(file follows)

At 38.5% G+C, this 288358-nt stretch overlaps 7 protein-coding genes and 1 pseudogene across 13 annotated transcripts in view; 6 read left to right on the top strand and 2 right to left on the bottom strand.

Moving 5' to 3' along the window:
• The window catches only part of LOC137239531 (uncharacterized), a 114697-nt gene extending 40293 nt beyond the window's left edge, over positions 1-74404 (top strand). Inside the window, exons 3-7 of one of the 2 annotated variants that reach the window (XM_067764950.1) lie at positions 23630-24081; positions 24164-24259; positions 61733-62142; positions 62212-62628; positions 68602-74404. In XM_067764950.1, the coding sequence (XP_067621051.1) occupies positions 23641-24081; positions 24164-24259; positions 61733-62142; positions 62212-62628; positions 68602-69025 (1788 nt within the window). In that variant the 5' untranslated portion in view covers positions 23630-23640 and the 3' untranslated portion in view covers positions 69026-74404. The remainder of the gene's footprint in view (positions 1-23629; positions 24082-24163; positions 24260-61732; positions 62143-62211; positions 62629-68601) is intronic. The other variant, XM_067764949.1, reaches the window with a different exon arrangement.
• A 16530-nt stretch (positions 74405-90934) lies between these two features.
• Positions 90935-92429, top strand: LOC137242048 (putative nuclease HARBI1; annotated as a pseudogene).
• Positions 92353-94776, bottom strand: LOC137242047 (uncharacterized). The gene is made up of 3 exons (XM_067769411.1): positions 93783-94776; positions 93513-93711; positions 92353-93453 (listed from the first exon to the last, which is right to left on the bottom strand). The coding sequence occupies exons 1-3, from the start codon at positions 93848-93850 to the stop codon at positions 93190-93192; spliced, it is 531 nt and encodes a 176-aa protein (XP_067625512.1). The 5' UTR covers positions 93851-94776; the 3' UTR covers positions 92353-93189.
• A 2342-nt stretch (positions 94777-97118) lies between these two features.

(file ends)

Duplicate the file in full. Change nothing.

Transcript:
At 38.5% G+C, this 288358-nt stretch overlaps 7 protein-coding genes and 1 pseudogene across 13 annotated transcripts in view; 6 read left to right on the top strand and 2 right to left on the bottom strand.

Moving 5' to 3' along the window:
• The window catches only part of LOC137239531 (uncharacterized), a 114697-nt gene extending 40293 nt beyond the window's left edge, over positions 1-74404 (top strand). Inside the window, exons 3-7 of one of the 2 annotated variants that reach the window (XM_067764950.1) lie at positions 23630-24081; positions 24164-24259; positions 61733-62142; positions 62212-62628; positions 68602-74404. In XM_067764950.1, the coding sequence (XP_067621051.1) occupies positions 23641-24081; positions 24164-24259; positions 61733-62142; positions 62212-62628; positions 68602-69025 (1788 nt within the window). In that variant the 5' untranslated portion in view covers positions 23630-23640 and the 3' untranslated portion in view covers positions 69026-74404. The remainder of the gene's footprint in view (positions 1-23629; positions 24082-24163; positions 24260-61732; positions 62143-62211; positions 62629-68601) is intronic. The other variant, XM_067764949.1, reaches the window with a different exon arrangement.
• A 16530-nt stretch (positions 74405-90934) lies between these two features.
• Positions 90935-92429, top strand: LOC137242048 (putative nuclease HARBI1; annotated as a pseudogene).
• Positions 92353-94776, bottom strand: LOC137242047 (uncharacterized). The gene is made up of 3 exons (XM_067769411.1): positions 93783-94776; positions 93513-93711; positions 92353-93453 (listed from the first exon to the last, which is right to left on the bottom strand). The coding sequence occupies exons 1-3, from the start codon at positions 93848-93850 to the stop codon at positions 93190-93192; spliced, it is 531 nt and encodes a 176-aa protein (XP_067625512.1). The 5' UTR covers positions 93851-94776; the 3' UTR covers positions 92353-93189.
• A 2342-nt stretch (positions 94777-97118) lies between these two features.